Andy Schleck: “A finish like this should not be allowed.”
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Tuesday, July 19, 2011

Andy Schleck: “A finish like this should not be allowed.”

by Ben Atkins at 5:41 PM EST   comments
Categories: Pro Cycling, Tour de France
 
Leopard Trek rider angry over final descent into Gap finish; lead over Contador cut to ironic 39 seconds

Andy SchleckThe big loser on today’s transitional stage between Saint-Paul-Trois-Châteaux was Leopard Trek team leader Andy Schleck. The Luxembourg rider, who came into the race as joint overall favourite along with Alberto Contador (Saxo Bank-SunGard), lost 1’06” to the Spanish rider on the final climb and descent of the Col de Mande.

“It was a dangerous finish,” Schleck told the TV cameras soon after the stage finish. “It was not a super climb, I did not feel super, when [Contador] attacked and I did a bad downhill.

“Somebody in front of me slid on the first corner and I had to clip a pedal out and had a gap of 150 metres,” he explained. “I couldn’t close it to the bottom so… but there’s other days to come.”

The time lost to Contador – as well as Cadel Evans (BMC Racing) and Samuel Sanchez (Euskaltel-Euskadi) – means that, while the younger Schleck brother keeps his position in third place in the overall standings, he now trails yellow jersey Thomas Voeckler (Europcar) by 3’03”, Evans by 1’18” and elder brother Fränk by 1’14”.

Ironically, his lead over Contador is now just 39 seconds, the margin that the Spaniard beat him by in last year’s race.

“I think it doesn’t mean anything,” he said defiantly. “I’m positive, my shape is good and I’ve showed it; I’m going to show it again. So, I’ll keep my head up for the next stages.”

While the loss of time is a disappointment, Schleck’s primary feeling is one of anger, over what he considered a dangerous finish to the stage.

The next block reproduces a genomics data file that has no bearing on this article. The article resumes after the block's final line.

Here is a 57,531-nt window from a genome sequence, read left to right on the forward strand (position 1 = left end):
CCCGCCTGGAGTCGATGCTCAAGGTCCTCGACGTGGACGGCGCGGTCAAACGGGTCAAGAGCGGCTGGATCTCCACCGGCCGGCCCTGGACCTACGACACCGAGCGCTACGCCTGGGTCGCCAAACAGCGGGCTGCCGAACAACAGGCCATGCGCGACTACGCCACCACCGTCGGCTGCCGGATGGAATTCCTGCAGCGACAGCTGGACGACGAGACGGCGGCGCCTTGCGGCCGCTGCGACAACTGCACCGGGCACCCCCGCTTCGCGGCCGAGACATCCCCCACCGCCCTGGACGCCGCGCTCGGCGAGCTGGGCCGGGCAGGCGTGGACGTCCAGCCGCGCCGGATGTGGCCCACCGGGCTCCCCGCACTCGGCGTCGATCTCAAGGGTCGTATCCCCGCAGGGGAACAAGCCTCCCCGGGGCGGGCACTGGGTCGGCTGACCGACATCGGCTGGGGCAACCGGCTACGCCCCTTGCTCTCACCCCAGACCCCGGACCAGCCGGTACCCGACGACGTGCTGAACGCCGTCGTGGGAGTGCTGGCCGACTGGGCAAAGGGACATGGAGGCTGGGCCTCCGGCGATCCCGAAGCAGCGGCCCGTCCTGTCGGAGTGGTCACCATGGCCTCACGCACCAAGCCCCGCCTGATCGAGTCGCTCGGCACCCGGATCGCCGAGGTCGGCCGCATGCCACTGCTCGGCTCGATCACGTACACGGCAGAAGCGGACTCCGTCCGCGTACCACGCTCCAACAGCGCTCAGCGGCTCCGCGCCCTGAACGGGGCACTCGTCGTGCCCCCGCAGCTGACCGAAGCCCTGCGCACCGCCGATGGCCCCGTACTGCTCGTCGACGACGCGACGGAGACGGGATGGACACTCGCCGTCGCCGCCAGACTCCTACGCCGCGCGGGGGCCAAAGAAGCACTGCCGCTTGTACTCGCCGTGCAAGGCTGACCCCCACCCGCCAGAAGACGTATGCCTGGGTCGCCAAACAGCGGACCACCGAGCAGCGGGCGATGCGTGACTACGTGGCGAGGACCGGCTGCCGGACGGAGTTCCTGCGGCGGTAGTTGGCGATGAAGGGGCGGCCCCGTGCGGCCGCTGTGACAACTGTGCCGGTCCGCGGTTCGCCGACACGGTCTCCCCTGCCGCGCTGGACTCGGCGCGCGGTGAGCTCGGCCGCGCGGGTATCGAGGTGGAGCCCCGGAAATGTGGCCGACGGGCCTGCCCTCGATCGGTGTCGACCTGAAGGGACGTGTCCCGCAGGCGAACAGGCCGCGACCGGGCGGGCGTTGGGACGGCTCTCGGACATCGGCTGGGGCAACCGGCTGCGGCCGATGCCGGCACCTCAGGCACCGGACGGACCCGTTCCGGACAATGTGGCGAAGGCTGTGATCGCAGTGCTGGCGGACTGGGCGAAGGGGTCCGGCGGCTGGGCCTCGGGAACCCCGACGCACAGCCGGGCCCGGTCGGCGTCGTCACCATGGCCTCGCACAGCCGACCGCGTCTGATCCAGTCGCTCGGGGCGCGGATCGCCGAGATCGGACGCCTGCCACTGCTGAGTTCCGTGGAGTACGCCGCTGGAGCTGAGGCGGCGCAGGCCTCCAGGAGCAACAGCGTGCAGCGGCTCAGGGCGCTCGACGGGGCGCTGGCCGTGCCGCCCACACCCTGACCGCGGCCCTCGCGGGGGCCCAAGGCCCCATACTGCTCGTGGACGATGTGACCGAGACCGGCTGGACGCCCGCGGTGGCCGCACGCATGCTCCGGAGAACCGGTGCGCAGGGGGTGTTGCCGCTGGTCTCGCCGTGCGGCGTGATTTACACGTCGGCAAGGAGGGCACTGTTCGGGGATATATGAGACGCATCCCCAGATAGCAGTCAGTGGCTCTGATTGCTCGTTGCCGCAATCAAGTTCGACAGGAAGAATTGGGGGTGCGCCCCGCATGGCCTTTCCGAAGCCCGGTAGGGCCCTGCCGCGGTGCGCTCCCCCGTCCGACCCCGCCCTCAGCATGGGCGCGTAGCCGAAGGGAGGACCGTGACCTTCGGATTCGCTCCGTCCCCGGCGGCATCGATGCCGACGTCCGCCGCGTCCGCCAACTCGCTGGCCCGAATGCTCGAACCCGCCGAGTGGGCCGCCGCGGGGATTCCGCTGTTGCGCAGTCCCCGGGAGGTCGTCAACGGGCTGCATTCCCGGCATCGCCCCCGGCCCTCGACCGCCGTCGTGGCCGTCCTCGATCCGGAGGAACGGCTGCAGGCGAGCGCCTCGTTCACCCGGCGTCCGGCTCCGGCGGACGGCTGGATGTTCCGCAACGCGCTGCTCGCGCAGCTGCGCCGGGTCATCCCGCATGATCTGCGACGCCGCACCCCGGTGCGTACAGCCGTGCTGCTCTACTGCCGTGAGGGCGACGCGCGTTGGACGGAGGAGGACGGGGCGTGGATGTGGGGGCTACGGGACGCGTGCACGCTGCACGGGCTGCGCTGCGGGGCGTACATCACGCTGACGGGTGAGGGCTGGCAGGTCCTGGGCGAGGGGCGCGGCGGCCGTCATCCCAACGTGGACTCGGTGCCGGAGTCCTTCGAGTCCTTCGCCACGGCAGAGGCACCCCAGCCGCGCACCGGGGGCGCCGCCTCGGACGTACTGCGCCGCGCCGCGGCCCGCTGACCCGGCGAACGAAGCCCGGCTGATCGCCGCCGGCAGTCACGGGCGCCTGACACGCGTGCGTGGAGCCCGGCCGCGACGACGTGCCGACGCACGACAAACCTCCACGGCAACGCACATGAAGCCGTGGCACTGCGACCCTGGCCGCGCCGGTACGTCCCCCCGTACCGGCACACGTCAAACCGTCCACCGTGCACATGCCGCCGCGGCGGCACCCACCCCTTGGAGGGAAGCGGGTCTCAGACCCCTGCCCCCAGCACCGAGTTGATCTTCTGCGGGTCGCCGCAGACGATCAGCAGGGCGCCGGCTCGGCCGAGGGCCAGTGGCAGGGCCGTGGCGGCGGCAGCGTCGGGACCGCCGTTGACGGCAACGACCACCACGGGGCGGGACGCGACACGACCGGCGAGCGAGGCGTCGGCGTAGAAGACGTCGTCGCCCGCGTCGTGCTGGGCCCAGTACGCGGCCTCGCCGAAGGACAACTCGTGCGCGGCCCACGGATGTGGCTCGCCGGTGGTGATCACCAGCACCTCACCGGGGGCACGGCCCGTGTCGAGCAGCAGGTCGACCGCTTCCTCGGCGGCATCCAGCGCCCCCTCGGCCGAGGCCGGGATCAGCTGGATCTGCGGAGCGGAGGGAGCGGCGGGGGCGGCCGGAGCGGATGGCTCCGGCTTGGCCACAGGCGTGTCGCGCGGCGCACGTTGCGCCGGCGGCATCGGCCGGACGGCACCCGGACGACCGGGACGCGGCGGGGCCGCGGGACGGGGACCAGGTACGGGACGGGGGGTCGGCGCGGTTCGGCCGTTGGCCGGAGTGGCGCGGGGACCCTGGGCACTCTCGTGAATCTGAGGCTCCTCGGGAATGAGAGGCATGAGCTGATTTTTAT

“I’m pretty disappointed but more in… is this really what people want to see?” he asked. “Actually a race decided in a downhill? I don’t know. I think the parcours is a really bad choice today; we don’t want to see riders crashing, or riders taking risks. Everybody has family at home and a finish like this should not be allowed.”

But how dangerous was that descent?

The descent of the Col de Mande into Gap was the scene of one of the most famous images of the Lance Armstrong era. Spanish challenger Joseba Beloki crashed on a right hand bend as his tubular tyre was stripped from his wheel by the molten tar on the road surface, and he broke his femur. To avoid Beloki, Armstrong swerved of the road, crossed the field, before jumping over a ditch and remounting on the road below.

It should be remembered though, that the descent was also used in last year’s race, with the stage won by Sergio Paulinho (RadioShack), and there were no reported incidents. In today’s stage, despite the descent being tackled in heavy rain, there was only one visible crash, when Arnold Jeannesson (FDJ) came down on the inside of a hairpin bend, and he remounted immediately and finished with the Voeckler group.

While also disappointed, Leopard Trek general manager Brian Nygaard was a little more measured as he spoke to Sporza soon afterwards.

“We expected that there would be some action on that last part of the climb, and there was, but it was not really the climb today that made the difference,” he said. “To me it was the super-technical descent and the difficult conditions to race on, and the guys out front just went down fast and the gap opened up quite quickly.”

Like Schleck though, he is confident that the team will be able to claw back the minute lost on the stages ahead.

“It’s time that we have to go out and find in the Alps now,” he said. “One minute is not an ocean, but it’s definitely time that we have to go out and find in the next couple of stages.”

For Nygaard too, the reasons for the lost time were clear: while Contador revels in such poor conditions, Andy Schleck does not.

“I think he struggled a lot under the conditions and the descent is not his favourite discipline,” Nygaard explained. “It’s not easy conditions he was riding under and the guys up front, they took a chance and it paid off.”

Fränk Schleck too understood how the team’s big rival managed to get the better of them in the stage.

“Contador knows all too well that the Schlecks don’t perform at their best in the cold and rainy conditions,” he said. “It’s all part of the game; knowing your opponents and knowing their weaknesses.

“He knows the conditions today, coupled with the dangerous descent, were not our strong point.”

Stage seventeen, over the Alps to Pinerolo, Italy via Sestriere, has a similar finishing profile to that into Gap. If the weather conditions are similar to today’s, the Schlecks will likely find themselves under pressure once more.

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